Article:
The two guns were subsequently linked to the suspects in the torture and killing of Mario Gonzalez Rodriguez, the brother of Patricia Gonzalez Rodriguez, who was then attorney general of the Mexican state of Chihuahua. The link was first reported by Fox News.
Gonzalez, kidnapped in October, became well-known across Mexico with the release of a video showing him handcuffed and surrounded by hooded gunmen, making a statement — under obvious duress — that alleged that his sister had been involved ordering killings and in protecting the Juarez drug cartel.
His body was found in November. Patricia Gonzalez Rodriguez, who has denied the charges, asserted that her brother had been kidnapped by members of the Sinaloa cartel.
Several municipal police officers arrested in connection with the killing were subsequently released.
"Following Rodriguez's murder, when Mexican police attempted to arrest the suspects, guns with serial numbers tracing back to Operation Fast and Furious were found at [the] scene," a brief oversight committee statement said.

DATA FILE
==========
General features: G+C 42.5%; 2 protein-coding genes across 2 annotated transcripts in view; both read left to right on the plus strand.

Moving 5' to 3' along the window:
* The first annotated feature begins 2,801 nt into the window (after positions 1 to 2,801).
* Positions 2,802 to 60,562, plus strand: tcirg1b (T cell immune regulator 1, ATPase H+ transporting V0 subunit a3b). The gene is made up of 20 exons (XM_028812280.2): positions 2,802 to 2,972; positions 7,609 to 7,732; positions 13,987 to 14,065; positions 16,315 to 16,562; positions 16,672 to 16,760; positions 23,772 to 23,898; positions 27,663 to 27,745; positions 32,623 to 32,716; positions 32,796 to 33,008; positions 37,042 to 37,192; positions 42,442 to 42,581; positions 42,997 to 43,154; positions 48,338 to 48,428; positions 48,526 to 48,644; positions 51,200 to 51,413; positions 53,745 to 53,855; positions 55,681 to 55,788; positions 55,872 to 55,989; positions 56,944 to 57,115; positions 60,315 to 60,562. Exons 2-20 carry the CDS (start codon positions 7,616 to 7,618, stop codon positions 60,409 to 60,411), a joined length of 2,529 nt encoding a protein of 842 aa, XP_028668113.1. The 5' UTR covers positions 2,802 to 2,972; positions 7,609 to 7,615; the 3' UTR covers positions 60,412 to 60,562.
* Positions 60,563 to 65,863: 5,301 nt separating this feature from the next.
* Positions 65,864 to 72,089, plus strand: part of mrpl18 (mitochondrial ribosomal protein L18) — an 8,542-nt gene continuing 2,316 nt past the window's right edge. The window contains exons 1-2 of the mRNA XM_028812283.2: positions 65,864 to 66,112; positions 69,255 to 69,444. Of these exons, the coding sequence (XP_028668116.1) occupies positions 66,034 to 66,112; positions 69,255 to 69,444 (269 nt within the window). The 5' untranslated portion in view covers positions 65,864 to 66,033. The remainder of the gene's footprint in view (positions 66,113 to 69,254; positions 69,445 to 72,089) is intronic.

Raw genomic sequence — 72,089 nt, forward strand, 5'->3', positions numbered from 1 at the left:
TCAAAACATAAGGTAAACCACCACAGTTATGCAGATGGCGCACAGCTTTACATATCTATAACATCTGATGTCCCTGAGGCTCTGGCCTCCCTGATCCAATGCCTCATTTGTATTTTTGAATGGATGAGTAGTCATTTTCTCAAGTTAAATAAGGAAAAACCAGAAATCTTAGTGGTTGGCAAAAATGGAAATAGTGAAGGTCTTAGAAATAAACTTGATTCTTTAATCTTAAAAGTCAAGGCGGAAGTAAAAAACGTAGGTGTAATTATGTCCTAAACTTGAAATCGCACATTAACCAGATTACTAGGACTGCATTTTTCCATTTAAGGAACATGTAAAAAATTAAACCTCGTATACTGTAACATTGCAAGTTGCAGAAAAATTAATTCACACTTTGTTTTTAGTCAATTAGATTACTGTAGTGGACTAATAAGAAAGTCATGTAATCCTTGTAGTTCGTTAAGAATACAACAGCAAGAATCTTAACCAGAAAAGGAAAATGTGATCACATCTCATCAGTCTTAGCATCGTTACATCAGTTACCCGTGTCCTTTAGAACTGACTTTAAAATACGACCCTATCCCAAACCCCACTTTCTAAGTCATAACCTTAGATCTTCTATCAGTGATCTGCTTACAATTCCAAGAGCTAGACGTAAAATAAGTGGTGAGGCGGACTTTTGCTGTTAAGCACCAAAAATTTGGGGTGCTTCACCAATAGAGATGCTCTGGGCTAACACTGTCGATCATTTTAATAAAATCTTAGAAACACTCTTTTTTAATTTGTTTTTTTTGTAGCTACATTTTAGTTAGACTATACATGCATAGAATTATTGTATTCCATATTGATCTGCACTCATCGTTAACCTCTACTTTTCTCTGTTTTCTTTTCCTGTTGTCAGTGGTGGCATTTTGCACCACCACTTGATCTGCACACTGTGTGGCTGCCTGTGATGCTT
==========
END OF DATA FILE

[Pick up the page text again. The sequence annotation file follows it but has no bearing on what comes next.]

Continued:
The botched surveillance operation has led to the deaths of American and Mexican citizens. It is yet another in a long litany of failed attempts at outwitting and outgunning the drug cartels, though admittedly outgunning becomes hard to do when the US government is directly supplying the cartels with AK-47’s.
Lawmakers are investigating the operation, in which as many as 2500 guns were sold by the ATF to straw-buyers. ATF agents subsequently lost track of the weapons when they entered Mexico.
It would be nice if heads would roll. It would be better still if this induced some soul-searching in our political leaders whose insistence at continuing this failed war on drugs is leading to far too many deaths year after year, in both failed and successful missions alike.